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George Jean Nathan (February 14, 1882 – April 8, 1958) was an American drama critic and editor.

Nathan was born in Fort Wayne, Indiana. He graduated from Cornell University in 1904, where he was a member of the Quill and Dagger society, and an editor of The Cornell Daily Sun.

Noted for the erudition and cynicism of his reviews, Nathan was an early champion of Eugene O'Neill. Together with H.L. Mencken, he co-edited the magazine The Smart Set from 1914 and co-founded The American Mercury in 1924. He was also a founder and an editor (1932–35) of the American Spectator, and after 1943 he wrote a syndicated column for the New York Journal-American. He also co-authored with Mencken (under the pseudonym of Owen Hatteras) the autobiographical Pistols for Two.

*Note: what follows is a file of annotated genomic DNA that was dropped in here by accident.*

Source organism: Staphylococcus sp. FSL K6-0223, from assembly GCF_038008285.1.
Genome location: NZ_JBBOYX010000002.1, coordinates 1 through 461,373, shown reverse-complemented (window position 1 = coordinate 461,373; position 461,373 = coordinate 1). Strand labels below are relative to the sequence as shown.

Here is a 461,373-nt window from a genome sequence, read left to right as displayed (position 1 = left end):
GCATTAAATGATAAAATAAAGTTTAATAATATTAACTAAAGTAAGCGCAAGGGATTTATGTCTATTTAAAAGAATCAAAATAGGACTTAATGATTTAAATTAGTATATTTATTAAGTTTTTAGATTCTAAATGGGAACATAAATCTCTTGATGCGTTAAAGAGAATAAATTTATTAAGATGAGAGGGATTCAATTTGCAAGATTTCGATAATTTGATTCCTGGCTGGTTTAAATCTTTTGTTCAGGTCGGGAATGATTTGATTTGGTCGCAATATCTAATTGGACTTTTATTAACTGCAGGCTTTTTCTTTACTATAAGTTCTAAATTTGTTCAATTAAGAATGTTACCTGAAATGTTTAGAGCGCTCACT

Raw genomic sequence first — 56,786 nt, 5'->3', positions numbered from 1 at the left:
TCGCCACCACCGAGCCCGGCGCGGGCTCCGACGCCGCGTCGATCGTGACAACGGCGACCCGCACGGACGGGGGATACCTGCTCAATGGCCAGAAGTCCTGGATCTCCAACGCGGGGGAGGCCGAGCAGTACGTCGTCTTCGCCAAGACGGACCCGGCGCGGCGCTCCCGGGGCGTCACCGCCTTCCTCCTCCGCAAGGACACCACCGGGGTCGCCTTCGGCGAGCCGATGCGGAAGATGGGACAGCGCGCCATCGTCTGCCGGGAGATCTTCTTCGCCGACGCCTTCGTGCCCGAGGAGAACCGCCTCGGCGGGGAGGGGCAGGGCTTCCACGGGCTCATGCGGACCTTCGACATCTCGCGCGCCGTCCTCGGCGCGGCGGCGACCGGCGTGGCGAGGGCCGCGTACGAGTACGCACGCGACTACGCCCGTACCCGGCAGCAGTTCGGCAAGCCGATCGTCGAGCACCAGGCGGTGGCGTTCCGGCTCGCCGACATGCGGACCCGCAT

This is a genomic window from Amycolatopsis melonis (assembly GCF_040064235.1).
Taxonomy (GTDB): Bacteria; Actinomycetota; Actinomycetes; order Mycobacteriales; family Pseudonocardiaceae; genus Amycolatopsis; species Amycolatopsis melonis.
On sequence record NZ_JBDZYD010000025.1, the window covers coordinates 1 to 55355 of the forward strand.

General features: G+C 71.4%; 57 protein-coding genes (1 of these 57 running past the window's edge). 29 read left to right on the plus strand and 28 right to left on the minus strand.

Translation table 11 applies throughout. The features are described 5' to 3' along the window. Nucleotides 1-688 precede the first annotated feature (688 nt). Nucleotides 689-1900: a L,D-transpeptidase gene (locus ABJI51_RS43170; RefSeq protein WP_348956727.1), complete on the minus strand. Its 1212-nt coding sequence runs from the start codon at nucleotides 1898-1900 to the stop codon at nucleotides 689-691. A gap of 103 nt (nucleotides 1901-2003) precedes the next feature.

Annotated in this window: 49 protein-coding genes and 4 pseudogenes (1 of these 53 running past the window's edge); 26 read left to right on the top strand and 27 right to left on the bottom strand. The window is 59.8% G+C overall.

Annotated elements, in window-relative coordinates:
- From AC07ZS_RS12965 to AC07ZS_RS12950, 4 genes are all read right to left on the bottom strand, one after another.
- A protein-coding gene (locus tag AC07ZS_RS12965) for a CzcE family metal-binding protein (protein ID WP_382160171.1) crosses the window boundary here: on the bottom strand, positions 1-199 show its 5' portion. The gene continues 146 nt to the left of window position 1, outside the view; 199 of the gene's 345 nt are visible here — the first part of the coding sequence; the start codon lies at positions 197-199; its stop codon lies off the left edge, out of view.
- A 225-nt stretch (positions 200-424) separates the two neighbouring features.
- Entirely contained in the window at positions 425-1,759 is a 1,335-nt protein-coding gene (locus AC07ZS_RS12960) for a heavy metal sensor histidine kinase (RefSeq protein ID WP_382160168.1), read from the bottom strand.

This article is licensed under the GNU Free Documentation License.
It uses material from the Wikipedia article "George Jean Nathan."
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